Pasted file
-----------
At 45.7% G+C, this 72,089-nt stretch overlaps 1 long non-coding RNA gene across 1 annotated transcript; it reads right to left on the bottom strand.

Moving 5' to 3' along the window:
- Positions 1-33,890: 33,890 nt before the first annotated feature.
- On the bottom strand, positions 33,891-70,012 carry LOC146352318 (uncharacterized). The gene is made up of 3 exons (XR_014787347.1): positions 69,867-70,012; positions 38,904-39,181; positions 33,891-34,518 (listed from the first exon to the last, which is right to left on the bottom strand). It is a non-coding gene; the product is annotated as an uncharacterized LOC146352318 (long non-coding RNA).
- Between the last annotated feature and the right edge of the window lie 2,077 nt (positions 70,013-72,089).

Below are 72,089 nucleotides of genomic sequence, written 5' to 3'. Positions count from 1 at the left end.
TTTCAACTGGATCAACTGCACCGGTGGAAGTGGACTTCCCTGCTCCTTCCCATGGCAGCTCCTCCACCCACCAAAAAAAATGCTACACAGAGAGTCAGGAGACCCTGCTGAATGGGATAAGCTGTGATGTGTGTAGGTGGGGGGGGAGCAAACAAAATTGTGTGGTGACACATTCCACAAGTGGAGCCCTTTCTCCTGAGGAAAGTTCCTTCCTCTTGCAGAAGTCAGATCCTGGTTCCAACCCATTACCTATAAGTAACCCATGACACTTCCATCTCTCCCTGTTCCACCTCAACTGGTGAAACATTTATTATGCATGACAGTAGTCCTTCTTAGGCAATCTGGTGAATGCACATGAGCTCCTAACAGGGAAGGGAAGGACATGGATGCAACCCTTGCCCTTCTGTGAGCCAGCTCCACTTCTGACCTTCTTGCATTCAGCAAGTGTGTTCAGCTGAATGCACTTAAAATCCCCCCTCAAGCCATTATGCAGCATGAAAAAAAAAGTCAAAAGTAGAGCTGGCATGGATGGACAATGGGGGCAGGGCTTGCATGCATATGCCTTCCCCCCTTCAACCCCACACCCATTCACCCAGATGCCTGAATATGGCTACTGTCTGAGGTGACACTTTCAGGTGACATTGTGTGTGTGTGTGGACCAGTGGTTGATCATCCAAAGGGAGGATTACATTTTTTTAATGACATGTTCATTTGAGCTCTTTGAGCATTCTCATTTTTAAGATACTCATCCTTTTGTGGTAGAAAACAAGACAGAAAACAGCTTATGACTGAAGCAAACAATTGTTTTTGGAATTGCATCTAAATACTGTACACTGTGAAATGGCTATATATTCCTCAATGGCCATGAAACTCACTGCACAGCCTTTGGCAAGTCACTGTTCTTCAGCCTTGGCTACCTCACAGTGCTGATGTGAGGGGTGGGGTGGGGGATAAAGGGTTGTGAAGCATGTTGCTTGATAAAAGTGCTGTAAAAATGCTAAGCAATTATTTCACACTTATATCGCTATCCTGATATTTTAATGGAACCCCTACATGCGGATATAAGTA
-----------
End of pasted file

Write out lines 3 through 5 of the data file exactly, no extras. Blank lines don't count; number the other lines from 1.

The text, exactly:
- Positions 1-33,890: 33,890 nt before the first annotated feature.
- On the bottom strand, positions 33,891-70,012 carry LOC146352318 (uncharacterized). The gene is made up of 3 exons (XR_014787347.1): positions 69,867-70,012; positions 38,904-39,181; positions 33,891-34,518 (listed from the first exon to the last, which is right to left on the bottom strand). It is a non-coding gene; the product is annotated as an uncharacterized LOC146352318 (long non-coding RNA).
- Between the last annotated feature and the right edge of the window lie 2,077 nt (positions 70,013-72,089).